First Synthetic Neuron Created April 25, 2011Posted by Metabiological in Transhumanism.
Tags: mind uploading, science, synthetic neuron, transhumanist
This story is a few days old at this point but its worth talking about anyway.
Engineering researchers the University of Southern California have made a significant breakthrough in the use of nanotechnologies for the construction of a synthetic brain. They have built a carbon nanotube synapse circuit whose behavior in tests reproduces the function of a neuron, the building block of the brain…
Carbon nanotubes are molecular carbon structures that are extremely small, with a diameter a million times smaller than a pencil point. These nanotubes can be used in electronic circuits, acting as metallic conductors or semiconductors.
“This is a necessary first step in the process,” said Parker, who began the looking at the possibility of developing a synthetic brain in 2006. “We wanted to answer the question: Can you build a circuit that would act like a neuron? The next step is even more complex. How can we build structures out of these circuits that mimic the function of the brain, which has 100 billion neurons and 10,000 synapses per neuron?”
Where to even begin? The idea of an actual functioning synthetic neuron is a holy grail in neuroscience. The applications that a device like this presents are enough to make even an ardent transhumanist like me feel a little giddy.
Lets start with some near future applications. Mentally controlled electronics are already at a fairly mature stage with more than one successful demonstration of plugging a person’s brain directly into an electronic interface. So far this technology has been primarily used to provide quadraplegics the ability to manipulate items within their environment such as controlling a computer mouse with their thoughts. However, the surgery to install the necessary device, which is not what you’d call compact size, is quite invasive. One could imagine a synthetic neuron implanted into the brain being not only more efficient in its performance but also being far less disruptive to the patient.
In addition it is easy to see the kind of impact this could have on the field of prosthetics. Far from the way they are usually portrayed in science fiction modern prosthetics are pale simulacra of actual biological limbs. There are a few reasons for this but one of the big ones is that prosthetic users do not have direct mental control over their artificial limbs. Often times the technology is shockingly primitive simple: an arm amputee using their shoulder to push buttons on their prosthetic to move the limb. Even the good ones however (i.e. the really expensive ones) have a major drawback in comparison with biological limbs in that they are unable to transmit sensory data back to the brain. An artificial arm has no way of warning you when you stick it in the fire. To possess the sensory abilities of the human body will require imitating or rebuilding the afferent nervous system in the prosthetic, something which an artificial neuron would be perfectly suited for.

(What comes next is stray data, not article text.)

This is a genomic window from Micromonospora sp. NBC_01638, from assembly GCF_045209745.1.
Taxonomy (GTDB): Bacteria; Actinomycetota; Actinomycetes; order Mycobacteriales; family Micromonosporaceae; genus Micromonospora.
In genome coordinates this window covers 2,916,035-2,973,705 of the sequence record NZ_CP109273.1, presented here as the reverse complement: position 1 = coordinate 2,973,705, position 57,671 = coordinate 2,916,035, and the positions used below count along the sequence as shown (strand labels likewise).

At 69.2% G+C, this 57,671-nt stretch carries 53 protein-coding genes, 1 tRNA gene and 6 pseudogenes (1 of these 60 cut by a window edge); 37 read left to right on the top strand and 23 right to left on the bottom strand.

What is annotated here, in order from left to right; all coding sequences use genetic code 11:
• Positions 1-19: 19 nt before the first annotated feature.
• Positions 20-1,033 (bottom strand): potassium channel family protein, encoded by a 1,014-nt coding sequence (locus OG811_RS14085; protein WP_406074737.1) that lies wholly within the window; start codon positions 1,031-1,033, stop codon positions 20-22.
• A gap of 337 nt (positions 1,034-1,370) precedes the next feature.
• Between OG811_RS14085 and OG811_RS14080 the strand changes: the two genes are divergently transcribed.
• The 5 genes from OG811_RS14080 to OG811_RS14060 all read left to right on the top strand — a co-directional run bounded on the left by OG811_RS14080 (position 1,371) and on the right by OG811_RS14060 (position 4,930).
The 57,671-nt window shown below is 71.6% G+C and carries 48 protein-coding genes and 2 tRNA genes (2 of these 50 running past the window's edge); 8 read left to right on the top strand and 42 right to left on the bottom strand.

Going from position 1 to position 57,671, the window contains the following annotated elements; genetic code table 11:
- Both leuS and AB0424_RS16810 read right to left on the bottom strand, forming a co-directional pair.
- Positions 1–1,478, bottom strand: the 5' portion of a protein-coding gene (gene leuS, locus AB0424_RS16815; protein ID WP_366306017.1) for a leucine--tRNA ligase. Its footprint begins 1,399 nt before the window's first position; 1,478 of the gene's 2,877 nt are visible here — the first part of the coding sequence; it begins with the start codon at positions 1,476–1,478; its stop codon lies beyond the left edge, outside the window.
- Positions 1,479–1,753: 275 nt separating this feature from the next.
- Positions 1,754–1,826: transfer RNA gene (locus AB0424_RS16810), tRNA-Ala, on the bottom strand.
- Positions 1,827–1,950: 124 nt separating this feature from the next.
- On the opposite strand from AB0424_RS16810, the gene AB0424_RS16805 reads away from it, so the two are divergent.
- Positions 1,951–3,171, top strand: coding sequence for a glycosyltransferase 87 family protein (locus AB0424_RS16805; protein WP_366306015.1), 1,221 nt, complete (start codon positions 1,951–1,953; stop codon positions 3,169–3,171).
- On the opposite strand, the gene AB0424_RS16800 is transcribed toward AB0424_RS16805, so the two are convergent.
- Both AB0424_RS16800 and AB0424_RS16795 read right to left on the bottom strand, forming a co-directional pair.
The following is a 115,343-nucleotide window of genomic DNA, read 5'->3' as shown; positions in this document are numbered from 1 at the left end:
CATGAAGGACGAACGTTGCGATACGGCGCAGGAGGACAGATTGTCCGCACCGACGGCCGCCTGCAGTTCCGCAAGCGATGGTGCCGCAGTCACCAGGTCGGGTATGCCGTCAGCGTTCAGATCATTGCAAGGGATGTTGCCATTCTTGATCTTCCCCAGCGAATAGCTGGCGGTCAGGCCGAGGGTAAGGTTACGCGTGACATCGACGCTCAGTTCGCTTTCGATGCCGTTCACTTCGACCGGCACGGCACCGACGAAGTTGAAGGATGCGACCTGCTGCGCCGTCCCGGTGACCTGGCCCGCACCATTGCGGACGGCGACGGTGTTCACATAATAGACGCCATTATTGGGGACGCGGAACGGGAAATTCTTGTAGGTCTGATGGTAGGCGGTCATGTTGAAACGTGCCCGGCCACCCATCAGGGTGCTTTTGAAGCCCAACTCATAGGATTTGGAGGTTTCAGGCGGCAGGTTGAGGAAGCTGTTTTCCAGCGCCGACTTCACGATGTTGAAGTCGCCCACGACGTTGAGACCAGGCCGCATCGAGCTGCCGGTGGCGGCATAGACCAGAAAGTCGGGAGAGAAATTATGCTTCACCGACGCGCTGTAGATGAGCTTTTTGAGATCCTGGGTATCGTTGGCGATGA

Of course quadraplegics aren’t the only ones who stand to benefit. Imagine being able to plug your brain directly into your computer. At first this may simply being able to manipulate it with though, typing a paper or surfing the internet without ever touching the keyboard, but the possibilities expand from there. A synthetic neuron would by definition function much in the same way our biological ones do; storing information, sending impulses and so on. With our brains now hooked up to the internet imagine being able to download any information you want without the need for old fashioned learning. This would literally be right out of the Matrix.
Finally we come to the mother of them all; creating an artificial brain. Why not right? If we can create a synthetic neuron then there is no reason why we could not hypothetically create an entire brain. At this point we have achieved one of the great visions of the transhumanist movement with the possibility of mind uploading. Take your brain, scan its state, recreate its data in digital form, then upload your mind to an electronic substrate. True there are some tricky philosophical and technical issues surrounding this idea but no one can deny its importance in the visions of many transhumanists.
Now of course it must be said that everything I just mentioned is many years off and in some cases may not be possible at all. But if it is possible then this is the first necessary step we need to take.